Boletaceae
9 genera
43 species
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Aureoboletus flaviporusviscid Boletus
Boletellus mirabilisadmirable bolete, bragger's bolete
Boletus barrowsiiwhite king bolete
Distribution: Southwest United States
Habitat: Under ponderosa pines
Boletus calopusbitter beech bolete, bitter bolete
Boletus chrysenteroncracked-cap bolete, red-cracked bolete, red-cracking bolete, yellow-fleshed Boletus
Distribution: Common in conifer forests.
Habitat: B. chrysenteron can be found in forested areas, on the edges of woods, and in urban habitats, such as parks.
Boletus coniferarumconifer Boletus
Habitat: Low- to mid-elevation conifer forests
Boletus eastwoodiaeAlice Eastwood's Boletus
Boletus edulisking bolete, penny bun, cep, porcini, steinpilz
Habitat: Occurs with conifers.
Boletus fibrillosus
Distribution: Widespread in the PNW
Habitat: Occurs in old-growth forests of fir and western hemlock as well as earlier succession forests of western hemlock and Douglas-fir and other mixed forest stands.
Boletus luridiformisred-stalked bolete, scarletina bolete, slender red-pored bolete
Boletus pulcherrimusred-pored bolete
Boletus regineusqueen bolete
Boletus rex-verisspring king bolete, spring king
Boletus rubellusruby bolete
Habitat: Grassy areas, mossy lawns, or along the edges of trails, always near trees such as oaks, cottonwood, willow, and basswood or linden.
Boletus rubripesbitter bolete, red-stemmed bitter bolete
Distribution: Widespread but not particularly common in the PNW region.
Habitat: It was described from coastal conifer and mixed forests in California, but in the PNW, occurs in montane conifer forests.
Boletus smithiiSmith's Boletus
Boletus subtomentosusboring brown bolete, suede bolete, yellow-cracked bolete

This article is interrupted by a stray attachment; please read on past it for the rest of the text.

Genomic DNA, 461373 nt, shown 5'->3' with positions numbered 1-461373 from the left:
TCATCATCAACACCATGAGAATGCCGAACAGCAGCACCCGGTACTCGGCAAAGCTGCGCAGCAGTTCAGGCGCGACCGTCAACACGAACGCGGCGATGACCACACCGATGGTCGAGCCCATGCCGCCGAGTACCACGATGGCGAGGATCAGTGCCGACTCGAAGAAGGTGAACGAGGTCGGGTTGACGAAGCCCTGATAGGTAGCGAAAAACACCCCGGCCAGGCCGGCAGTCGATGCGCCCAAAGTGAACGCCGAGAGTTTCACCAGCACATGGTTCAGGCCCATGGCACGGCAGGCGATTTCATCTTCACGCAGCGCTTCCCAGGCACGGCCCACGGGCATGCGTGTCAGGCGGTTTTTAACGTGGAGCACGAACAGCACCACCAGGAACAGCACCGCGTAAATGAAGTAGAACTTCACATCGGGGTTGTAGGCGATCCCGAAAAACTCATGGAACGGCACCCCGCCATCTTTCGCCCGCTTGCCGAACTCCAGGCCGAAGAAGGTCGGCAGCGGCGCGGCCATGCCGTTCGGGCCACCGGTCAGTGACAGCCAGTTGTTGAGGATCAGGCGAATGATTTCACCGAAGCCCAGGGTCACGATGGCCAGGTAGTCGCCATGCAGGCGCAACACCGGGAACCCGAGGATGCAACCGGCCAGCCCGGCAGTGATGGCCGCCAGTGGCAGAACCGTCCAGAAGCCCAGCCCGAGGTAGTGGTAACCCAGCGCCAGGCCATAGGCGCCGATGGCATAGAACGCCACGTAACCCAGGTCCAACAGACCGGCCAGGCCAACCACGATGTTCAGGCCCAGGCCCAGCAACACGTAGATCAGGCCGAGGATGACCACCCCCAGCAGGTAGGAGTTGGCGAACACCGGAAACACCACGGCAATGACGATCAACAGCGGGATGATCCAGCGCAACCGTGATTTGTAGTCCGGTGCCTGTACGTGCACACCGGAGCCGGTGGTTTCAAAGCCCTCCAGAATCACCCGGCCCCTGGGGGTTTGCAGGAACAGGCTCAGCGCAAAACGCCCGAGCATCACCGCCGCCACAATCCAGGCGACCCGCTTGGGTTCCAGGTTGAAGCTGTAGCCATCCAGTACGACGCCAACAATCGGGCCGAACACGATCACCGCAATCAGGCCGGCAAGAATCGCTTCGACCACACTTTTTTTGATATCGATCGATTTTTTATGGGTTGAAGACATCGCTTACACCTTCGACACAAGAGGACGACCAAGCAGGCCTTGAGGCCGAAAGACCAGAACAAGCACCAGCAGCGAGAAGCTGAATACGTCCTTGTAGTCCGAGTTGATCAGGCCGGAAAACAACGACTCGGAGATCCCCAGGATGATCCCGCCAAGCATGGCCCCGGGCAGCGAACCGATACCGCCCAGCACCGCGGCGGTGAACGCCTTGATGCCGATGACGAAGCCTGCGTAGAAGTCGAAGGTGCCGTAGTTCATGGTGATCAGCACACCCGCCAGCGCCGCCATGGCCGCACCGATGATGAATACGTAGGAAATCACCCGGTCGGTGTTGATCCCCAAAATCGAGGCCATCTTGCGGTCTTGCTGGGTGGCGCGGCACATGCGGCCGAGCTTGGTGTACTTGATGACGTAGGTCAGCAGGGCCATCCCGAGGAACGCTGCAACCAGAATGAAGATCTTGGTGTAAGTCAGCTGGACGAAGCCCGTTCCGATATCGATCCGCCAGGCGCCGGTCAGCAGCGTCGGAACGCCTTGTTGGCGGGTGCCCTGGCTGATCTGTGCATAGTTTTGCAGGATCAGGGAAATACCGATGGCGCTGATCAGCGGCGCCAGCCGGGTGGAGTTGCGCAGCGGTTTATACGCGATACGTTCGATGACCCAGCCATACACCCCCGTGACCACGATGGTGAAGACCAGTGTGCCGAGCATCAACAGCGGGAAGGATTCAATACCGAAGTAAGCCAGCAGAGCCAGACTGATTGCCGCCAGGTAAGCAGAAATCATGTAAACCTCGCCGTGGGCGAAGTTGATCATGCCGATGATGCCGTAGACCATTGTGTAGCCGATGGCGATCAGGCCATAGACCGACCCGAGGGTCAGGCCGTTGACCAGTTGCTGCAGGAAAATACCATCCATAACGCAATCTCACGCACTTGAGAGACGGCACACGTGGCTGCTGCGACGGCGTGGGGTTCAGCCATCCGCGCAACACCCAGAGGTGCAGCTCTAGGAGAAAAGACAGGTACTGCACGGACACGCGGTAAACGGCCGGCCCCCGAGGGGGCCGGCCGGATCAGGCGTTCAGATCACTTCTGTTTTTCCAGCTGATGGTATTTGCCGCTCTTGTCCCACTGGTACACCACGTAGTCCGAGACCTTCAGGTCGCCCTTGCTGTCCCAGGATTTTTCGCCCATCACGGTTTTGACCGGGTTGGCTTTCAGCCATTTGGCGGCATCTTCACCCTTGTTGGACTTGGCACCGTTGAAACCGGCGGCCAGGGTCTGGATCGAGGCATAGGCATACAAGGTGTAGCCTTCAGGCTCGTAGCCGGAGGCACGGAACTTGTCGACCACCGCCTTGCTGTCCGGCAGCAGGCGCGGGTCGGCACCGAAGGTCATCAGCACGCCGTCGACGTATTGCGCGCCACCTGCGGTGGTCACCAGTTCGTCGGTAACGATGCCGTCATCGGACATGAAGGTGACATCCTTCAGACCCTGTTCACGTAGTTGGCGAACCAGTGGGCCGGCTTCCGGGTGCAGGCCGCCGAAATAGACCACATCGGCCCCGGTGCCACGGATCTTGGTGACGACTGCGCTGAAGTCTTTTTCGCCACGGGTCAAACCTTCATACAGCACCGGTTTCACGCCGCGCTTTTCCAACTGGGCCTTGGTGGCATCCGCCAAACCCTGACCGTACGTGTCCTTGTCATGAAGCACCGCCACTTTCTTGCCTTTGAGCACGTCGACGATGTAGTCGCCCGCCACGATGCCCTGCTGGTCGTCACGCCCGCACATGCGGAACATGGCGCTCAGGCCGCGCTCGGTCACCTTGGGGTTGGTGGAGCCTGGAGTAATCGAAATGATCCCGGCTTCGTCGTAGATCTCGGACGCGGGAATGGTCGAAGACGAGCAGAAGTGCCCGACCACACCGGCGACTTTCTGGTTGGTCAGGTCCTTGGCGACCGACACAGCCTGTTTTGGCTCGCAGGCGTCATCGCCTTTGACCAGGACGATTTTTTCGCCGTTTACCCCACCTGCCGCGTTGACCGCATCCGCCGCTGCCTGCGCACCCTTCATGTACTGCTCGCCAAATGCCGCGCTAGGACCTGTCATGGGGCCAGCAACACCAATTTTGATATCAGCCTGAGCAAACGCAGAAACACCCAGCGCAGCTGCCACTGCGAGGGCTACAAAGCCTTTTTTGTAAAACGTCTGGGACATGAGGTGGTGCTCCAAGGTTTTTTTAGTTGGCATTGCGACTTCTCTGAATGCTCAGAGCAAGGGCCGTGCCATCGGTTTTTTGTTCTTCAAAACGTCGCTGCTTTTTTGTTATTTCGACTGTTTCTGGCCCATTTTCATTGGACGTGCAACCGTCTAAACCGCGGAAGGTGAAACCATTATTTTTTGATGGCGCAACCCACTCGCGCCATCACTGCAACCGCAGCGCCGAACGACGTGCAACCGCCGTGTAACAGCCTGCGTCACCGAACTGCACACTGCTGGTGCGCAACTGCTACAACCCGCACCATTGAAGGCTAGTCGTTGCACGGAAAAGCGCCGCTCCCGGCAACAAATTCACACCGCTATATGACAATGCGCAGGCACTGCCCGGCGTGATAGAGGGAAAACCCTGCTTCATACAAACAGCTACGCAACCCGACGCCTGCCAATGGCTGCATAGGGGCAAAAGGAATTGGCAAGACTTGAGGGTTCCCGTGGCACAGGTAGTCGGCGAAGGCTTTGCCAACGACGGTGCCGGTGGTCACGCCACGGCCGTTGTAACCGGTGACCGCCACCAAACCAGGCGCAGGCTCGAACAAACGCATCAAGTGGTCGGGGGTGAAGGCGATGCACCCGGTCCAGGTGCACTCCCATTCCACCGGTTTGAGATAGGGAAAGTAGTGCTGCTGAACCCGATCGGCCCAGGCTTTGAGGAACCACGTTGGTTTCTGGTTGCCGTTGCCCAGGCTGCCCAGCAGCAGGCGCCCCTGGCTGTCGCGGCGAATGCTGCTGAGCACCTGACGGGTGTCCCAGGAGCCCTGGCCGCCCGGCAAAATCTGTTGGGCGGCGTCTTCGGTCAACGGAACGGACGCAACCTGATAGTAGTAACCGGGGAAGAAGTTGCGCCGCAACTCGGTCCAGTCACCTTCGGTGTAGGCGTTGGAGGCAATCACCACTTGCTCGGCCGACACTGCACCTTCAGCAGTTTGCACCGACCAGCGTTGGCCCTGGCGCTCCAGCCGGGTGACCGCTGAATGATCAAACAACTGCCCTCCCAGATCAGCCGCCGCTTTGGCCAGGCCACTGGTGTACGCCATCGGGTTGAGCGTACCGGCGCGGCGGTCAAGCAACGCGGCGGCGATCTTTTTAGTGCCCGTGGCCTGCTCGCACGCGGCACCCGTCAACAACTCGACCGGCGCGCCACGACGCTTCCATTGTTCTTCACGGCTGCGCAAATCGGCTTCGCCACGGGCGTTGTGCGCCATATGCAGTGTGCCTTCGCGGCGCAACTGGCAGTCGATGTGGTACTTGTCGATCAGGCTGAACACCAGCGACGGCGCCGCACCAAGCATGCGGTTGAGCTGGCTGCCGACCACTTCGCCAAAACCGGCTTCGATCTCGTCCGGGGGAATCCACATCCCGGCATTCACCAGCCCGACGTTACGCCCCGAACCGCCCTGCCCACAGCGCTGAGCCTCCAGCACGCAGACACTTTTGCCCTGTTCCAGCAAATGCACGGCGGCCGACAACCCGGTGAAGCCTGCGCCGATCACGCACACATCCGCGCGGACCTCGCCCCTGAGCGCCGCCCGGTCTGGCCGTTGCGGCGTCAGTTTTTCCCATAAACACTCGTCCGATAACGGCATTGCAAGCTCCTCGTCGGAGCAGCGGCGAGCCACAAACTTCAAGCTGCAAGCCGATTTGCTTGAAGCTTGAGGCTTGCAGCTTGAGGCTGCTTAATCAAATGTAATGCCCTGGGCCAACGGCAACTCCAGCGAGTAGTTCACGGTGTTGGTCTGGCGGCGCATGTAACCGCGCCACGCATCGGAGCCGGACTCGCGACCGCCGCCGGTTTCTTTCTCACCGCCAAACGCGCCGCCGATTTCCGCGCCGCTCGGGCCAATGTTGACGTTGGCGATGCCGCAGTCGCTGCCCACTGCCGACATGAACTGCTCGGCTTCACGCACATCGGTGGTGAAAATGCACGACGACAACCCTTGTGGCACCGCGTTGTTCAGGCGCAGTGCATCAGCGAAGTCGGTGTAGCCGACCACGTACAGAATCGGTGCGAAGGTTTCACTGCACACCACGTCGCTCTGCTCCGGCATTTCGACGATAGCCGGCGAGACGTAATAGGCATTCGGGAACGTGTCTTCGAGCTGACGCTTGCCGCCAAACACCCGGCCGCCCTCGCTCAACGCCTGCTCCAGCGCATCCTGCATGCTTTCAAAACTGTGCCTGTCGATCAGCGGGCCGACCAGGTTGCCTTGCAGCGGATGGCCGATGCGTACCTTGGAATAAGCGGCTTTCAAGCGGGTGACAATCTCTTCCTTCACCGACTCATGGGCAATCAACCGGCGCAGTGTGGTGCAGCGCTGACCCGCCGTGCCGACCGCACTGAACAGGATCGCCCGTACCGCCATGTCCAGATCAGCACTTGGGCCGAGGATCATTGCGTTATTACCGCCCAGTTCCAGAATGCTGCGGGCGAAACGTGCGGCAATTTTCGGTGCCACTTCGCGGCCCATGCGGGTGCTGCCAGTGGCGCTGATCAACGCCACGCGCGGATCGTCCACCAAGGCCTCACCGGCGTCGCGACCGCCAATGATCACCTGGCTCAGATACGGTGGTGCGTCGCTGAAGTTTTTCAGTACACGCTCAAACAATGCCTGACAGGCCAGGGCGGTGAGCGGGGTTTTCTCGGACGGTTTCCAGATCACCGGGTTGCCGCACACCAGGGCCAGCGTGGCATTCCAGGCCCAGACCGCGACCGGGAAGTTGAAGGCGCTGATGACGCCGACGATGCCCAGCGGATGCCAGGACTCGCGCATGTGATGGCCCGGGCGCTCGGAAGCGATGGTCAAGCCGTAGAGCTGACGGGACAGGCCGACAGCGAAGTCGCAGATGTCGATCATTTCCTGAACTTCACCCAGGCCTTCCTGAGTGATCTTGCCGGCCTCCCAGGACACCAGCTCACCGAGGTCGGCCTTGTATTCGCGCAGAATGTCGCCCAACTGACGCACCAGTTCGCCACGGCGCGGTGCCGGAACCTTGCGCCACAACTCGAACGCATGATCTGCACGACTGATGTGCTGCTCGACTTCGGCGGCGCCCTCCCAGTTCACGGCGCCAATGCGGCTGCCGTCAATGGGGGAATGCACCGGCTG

Boletus zelleriZeller's bolete
Distribution: Common in coastal and low elevation conifer forests.
Habitat: Occurs in urban areas, parks, along trails, and in other areas where conifers occur.
Chalciporus piperatuspepper bolete, peppery bolete
Distribution: It is widespread and can be rather common in some years, but usually is not abundant.
Gastroboletus turbinatusbogus bolete, gastroid bolete
Description: The genus Gastroboletus is used for secotioid fungi that are similar to species of Boletus. Usually a cap is present and typically it is rounded or flattened with the margin turned down. However, in G. ruber (Zeller) Cázares & Trappe (= Truncocolumella rubra Zeller), the cap is so reduced that it looks like a false truffle without a complete peridium. In most Gastroboletus species the tubes are elongated, curved or contorted, and often olive to brown. The stipe is usually short and stout or sometimes forms a columella. G. turbinatus is our most common species, occurring from spring through fall. At first glance, the fruitbody looks like a bolete, such as Boletus chrysenteron---the cap is velvety and brown with yellowish and reddish areas, the stipe is rather short, pointed below, yellowish with small reddish scales and granules, and the pores are rather large, reddish and stain blue. The tubes are long, curved, yellow to greenish yellow and clearly indicate its secotioid nature. The flesh is yellowish, with some red just below the cap cuticle, and the whole interior stains blue after cutting.
Distribution: Broad
Leccinum aurantiacumorange-capped bolete, red-capped scaber-stalk, aspen scaberstalk
Leccinum insigneaspen bolete, aspen rough-stem, aspen scaber-stalk
Habitat: Associated with aspen
Leccinum manzanitaemadrone bolete, manzanita bolete, manzanita mushroom
Leccinum scabrumbrown birch-bolete, birch bolete, common scaber-stalk, birch scaberstalk
Habitat: Common in urban and suburban settings and less so in natural habitats. Occurs with birch.
Phylloporus rhodoxanthusgilled bolete
Porphyrellus porphyrosporusdark bolete, dusky bolete
Distribution: Widespread but not abundant.
Habitat: P. porphyrosporus occurs in coastal and low elevation conifer forests.